The following is a post by Lisa Strasman, our President & COO, who regularly contributes to the blog. Lisa played hockey for four years at Yale, where she was team captain, before playing professionally in Switzerland.
By all definitions I was a successful college recruit. My Yale degree and varsity plaque hang on the wall as evidence. What most people don’t realize is how many mistakes I made which nearly changed the outcome of not only my recruiting process, but my life.
First Mistake: My dad wrote my letters.
I am very fortunate to have amazing parents who supported my quest to play college hockey in every way possible. My dad schlepped me around the country to exposure camps, researched schools, and organized and paid for my applications. I never could have navigated the recruiting process without my dad’s assistance, but I should not have let him ghost write my letters to coaches. The process for how to get recruited was a bit different back then -snail mail and VHS – but the point is the same. College coaches want to communicate directly with recruits. Just like with homework, parents should help but not do.
“Coaches want to communicate directly with recruits. Parents should help — not do it for athletes.” Tweet this!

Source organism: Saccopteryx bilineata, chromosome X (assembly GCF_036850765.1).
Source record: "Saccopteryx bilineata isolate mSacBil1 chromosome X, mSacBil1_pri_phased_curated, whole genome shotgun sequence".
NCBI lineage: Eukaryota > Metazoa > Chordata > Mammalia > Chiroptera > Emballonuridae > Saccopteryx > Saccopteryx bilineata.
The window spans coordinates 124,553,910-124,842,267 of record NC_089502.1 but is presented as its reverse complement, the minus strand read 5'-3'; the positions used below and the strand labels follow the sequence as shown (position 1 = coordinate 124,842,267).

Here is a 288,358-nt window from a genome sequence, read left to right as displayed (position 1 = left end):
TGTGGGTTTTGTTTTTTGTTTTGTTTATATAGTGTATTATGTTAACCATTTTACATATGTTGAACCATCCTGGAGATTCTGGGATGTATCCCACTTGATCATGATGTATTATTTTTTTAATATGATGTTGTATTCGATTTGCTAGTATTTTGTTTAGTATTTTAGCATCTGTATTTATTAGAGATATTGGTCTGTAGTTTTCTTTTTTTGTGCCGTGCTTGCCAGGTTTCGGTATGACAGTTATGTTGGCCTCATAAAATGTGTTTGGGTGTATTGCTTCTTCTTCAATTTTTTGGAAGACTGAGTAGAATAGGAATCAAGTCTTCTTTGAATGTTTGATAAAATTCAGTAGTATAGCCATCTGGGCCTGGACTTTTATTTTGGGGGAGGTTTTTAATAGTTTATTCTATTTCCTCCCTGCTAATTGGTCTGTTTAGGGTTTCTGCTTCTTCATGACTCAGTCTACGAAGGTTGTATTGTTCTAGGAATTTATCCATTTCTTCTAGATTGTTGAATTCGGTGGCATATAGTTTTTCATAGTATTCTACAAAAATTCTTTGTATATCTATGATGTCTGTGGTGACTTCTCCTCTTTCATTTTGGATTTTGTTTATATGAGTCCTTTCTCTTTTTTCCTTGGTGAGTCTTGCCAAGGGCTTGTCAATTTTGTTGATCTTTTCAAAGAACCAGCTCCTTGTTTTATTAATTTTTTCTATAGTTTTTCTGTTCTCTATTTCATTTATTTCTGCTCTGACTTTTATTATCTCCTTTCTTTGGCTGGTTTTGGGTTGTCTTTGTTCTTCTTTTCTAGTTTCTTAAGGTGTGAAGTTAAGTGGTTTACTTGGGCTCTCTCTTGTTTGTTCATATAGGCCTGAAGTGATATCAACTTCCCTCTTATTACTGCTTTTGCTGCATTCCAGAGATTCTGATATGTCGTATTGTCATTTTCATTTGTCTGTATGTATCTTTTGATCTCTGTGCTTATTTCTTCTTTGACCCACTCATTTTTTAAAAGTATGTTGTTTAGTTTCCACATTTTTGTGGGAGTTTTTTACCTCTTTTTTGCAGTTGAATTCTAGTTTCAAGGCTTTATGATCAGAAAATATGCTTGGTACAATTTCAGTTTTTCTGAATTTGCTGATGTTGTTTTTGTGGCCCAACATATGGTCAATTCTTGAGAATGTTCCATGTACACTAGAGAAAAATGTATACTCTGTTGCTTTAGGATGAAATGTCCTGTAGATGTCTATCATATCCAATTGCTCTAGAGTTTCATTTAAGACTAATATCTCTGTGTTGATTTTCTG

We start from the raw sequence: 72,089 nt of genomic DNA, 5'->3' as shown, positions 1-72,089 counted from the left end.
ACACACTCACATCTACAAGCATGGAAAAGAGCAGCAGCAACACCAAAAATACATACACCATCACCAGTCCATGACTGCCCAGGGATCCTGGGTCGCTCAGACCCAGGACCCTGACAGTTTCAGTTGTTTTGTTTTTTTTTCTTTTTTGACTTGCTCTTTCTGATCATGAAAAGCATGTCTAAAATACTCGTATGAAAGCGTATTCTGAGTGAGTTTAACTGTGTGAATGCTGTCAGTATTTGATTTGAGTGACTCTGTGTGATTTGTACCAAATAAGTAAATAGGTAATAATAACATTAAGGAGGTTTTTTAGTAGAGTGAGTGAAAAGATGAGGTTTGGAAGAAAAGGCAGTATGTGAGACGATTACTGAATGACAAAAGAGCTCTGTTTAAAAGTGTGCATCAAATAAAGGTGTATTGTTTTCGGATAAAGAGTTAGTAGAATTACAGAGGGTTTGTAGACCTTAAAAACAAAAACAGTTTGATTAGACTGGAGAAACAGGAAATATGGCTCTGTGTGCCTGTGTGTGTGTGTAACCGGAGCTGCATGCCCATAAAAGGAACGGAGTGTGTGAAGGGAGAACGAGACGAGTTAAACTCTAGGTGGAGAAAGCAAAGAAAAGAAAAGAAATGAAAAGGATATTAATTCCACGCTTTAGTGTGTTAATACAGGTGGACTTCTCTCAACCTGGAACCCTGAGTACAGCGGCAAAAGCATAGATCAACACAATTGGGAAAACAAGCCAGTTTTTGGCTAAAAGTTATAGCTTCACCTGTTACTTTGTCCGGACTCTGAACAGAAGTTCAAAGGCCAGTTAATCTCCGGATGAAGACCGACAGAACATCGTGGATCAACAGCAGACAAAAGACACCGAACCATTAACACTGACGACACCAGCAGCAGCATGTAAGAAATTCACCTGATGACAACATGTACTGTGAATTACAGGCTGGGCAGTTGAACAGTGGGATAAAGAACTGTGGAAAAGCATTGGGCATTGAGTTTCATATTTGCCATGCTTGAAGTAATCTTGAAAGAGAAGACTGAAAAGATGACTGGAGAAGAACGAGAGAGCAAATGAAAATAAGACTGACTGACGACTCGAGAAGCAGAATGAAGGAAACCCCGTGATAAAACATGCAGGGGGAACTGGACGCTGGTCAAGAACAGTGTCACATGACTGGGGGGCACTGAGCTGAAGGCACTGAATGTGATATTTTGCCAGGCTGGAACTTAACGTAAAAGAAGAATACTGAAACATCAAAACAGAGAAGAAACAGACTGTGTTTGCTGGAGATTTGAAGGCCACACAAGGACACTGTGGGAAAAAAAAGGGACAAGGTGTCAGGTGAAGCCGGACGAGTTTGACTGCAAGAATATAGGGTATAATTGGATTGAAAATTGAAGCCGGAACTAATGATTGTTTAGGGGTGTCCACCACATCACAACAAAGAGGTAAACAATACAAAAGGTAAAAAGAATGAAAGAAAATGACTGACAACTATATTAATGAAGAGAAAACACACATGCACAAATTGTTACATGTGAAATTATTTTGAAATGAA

Second Mistake: I nearly sold myself short.
I was a smart kid with great grades and test scores, but I did not have “Ivy League” marks. The college counselor at my high school told me I was delusional to be applying to such elite universities and should refocus my efforts on lower tier schools. Thank god I was strong enough not to listen to her.
Third Mistake: I had no idea how to evaluate colleges.
When I took my unofficial and official visits I had no evaluation strategy. On the unofficial visits my dad and I would walk around campus with stops at the book store and rink. On my official visits I had no specific questions to ask and put far too much emphasis on the weekend’s social experience.
“Have specific questions about the school–beyond the social experience–to ask on your official visits.” Tweet this!
Social life is a huge element of college and I was not wrong to consider it as a top factor in my decision, however there are so many variables when you visit a school such as seasonality and who you stay with, that I was naïve to.
Fourth mistake: I was incredibly stressed.
Playing Division I hockey at the best school possible was my dream, and the thought of falling short or not finding the perfect fit literally made me sick. Because I was not sure what schools I had a realistic chance at or anyone with experience to help coach me through the process, I was completely overwhelmed, which rubbed off on my family. The stress of the college recruiting process caused side effects that affected my senior year of high school. In the end it was all worth it, but I sure wish I could have enjoyed the experience a bit more.
In hindsight, my college recruiting process had a remarkable outcome and I am truly fortunate to have been a Yale Bulldog. I share my mistakes with the hope that future college recruits are better prepared for the long and winding journey that is recruiting.
NCSA Athletic Recruiting’s scouts can help you with your personal recruiting journey so you can avoid mistakes like Lisa describes, and more. The best way to get started is with a recruiting profile.